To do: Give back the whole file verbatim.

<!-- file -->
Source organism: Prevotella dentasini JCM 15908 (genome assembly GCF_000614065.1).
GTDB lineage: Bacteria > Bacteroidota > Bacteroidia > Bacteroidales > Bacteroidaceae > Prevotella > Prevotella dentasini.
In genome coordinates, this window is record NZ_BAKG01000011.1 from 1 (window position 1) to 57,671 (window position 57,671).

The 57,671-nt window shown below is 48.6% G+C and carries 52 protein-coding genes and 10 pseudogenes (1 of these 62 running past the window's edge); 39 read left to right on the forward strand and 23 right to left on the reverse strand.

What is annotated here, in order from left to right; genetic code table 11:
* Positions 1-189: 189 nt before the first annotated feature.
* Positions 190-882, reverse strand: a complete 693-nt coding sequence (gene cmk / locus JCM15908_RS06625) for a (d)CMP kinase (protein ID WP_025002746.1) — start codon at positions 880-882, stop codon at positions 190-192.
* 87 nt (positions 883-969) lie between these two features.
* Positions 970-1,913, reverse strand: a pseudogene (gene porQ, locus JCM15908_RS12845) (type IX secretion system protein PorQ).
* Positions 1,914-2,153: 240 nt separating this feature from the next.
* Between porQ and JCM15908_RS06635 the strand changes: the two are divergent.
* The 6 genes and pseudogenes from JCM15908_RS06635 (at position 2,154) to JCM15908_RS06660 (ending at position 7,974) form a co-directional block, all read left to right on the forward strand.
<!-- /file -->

Source organism: Prevotella dentasini JCM 15908 (genome assembly GCF_000614065.1).
GTDB lineage: Bacteria > Bacteroidota > Bacteroidia > Bacteroidales > Bacteroidaceae > Prevotella > Prevotella dentasini.
In genome coordinates, this window is record NZ_BAKG01000011.1 from 1 (window position 1) to 57,671 (window position 57,671).

The 57,671-nt window shown below is 48.6% G+C and carries 52 protein-coding genes and 10 pseudogenes (1 of these 62 running past the window's edge); 39 read left to right on the forward strand and 23 right to left on the reverse strand.

What is annotated here, in order from left to right; genetic code table 11:
* Positions 1-189: 189 nt before the first annotated feature.
* Positions 190-882, reverse strand: a complete 693-nt coding sequence (gene cmk / locus JCM15908_RS06625) for a (d)CMP kinase (protein ID WP_025002746.1) — start codon at positions 880-882, stop codon at positions 190-192.
* 87 nt (positions 883-969) lie between these two features.
* Positions 970-1,913, reverse strand: a pseudogene (gene porQ, locus JCM15908_RS12845) (type IX secretion system protein PorQ).
* Positions 1,914-2,153: 240 nt separating this feature from the next.
* Between porQ and JCM15908_RS06635 the strand changes: the two are divergent.
* The 6 genes and pseudogenes from JCM15908_RS06635 (at position 2,154) to JCM15908_RS06660 (ending at position 7,974) form a co-directional block, all read left to right on the forward strand.